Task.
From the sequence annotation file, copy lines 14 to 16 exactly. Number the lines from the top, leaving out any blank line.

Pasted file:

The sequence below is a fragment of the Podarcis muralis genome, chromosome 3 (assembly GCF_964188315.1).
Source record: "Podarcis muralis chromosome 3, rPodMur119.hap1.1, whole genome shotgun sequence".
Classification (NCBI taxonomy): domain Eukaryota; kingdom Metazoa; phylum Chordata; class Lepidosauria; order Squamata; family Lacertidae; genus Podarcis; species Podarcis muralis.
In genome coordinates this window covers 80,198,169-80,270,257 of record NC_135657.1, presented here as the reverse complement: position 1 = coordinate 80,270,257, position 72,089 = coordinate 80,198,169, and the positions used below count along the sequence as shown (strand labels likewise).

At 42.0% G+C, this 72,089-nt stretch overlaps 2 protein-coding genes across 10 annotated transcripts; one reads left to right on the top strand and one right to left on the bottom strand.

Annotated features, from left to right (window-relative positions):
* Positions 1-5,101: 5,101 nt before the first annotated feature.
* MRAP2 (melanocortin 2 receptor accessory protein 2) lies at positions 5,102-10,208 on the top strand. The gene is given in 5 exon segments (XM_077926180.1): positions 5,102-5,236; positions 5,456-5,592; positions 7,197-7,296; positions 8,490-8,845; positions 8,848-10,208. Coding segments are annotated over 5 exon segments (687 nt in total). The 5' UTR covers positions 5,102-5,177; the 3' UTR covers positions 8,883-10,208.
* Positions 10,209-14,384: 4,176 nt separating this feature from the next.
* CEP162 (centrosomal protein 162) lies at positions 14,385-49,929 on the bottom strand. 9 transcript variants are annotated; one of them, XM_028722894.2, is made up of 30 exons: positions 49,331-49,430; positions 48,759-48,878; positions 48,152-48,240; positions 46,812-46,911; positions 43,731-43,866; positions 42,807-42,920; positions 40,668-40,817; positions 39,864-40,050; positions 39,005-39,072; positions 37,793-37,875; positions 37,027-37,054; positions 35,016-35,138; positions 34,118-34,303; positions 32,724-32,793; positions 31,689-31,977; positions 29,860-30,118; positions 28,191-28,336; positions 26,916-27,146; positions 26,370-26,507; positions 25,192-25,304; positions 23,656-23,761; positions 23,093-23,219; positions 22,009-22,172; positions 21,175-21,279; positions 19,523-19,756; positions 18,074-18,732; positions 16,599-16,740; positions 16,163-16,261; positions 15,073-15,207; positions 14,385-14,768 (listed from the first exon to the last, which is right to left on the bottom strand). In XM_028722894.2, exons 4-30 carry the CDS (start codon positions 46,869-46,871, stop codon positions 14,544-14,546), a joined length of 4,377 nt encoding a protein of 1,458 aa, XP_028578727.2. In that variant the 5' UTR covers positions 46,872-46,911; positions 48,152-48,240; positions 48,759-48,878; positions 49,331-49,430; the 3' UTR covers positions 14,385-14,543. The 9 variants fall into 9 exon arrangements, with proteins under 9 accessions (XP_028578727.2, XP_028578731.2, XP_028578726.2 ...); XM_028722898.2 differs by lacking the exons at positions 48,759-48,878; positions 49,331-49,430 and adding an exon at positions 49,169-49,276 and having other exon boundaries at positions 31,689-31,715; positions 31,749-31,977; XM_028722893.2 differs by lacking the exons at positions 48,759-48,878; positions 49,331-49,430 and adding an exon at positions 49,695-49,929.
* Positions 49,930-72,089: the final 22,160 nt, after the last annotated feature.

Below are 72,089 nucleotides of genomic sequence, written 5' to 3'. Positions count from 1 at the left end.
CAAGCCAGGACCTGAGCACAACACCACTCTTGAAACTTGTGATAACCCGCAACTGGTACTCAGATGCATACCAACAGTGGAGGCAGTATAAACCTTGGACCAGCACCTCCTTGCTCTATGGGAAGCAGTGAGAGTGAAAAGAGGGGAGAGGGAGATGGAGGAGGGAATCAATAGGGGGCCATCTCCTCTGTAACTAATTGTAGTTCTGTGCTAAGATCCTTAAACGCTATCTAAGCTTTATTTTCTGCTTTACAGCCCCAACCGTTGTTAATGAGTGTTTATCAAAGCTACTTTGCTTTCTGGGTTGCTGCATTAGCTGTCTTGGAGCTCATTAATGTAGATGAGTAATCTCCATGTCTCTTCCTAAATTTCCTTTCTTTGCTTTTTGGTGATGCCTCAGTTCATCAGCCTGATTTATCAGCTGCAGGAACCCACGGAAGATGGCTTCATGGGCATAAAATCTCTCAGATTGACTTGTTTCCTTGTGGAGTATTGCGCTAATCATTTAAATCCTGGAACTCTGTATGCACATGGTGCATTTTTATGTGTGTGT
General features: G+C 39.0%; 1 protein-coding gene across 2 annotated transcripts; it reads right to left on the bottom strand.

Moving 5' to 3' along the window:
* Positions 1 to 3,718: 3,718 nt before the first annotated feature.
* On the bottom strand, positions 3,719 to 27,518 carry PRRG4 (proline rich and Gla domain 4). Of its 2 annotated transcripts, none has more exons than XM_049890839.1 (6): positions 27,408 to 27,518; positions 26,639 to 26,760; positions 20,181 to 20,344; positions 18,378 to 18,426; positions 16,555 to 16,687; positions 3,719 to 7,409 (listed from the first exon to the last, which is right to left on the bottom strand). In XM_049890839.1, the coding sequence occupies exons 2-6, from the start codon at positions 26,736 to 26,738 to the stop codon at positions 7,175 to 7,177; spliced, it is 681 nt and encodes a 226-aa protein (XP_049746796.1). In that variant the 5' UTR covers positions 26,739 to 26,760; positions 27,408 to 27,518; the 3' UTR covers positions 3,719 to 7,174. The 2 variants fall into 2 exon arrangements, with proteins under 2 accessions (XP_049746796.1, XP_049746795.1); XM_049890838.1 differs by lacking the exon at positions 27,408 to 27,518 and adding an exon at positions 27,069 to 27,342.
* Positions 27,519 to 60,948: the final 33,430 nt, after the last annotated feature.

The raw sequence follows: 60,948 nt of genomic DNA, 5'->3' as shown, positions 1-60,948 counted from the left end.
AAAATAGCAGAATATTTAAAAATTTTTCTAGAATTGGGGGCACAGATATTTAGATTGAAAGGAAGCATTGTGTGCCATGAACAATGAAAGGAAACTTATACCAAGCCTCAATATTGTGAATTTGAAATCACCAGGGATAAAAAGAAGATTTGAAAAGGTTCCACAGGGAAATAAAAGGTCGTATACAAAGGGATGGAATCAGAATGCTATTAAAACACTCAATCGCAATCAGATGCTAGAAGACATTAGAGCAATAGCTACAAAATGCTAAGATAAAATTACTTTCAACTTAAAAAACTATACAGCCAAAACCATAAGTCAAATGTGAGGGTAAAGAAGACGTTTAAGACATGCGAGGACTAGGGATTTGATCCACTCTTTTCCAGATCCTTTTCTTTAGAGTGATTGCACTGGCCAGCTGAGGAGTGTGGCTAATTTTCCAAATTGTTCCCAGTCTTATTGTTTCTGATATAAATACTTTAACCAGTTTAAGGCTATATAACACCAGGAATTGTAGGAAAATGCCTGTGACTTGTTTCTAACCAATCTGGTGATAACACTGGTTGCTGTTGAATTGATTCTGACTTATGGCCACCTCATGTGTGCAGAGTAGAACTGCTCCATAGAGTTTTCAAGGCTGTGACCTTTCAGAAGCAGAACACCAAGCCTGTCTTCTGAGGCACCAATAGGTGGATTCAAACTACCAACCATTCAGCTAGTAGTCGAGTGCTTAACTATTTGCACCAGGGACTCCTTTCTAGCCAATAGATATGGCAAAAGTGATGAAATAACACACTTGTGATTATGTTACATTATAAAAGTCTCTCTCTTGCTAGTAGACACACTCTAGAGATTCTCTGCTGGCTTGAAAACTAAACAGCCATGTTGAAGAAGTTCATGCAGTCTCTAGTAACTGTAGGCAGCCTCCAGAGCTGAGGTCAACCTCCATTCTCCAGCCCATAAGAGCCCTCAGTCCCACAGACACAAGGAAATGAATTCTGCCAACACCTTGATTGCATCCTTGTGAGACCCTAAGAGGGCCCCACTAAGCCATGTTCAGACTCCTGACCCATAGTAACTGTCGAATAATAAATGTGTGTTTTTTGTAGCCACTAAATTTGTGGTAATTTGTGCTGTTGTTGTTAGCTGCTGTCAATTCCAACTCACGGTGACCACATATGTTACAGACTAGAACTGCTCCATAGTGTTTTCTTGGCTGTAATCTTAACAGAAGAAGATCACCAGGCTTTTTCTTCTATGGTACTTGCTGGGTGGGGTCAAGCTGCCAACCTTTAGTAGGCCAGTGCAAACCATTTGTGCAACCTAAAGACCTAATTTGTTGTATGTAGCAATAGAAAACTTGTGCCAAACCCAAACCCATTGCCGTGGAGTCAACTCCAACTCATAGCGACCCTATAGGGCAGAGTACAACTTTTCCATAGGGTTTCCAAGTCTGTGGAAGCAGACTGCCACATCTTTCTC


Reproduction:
General features: G+C 39.0%; 1 protein-coding gene across 2 annotated transcripts; it reads right to left on the bottom strand.

Moving 5' to 3' along the window:
* Positions 1 to 3,718: 3,718 nt before the first annotated feature.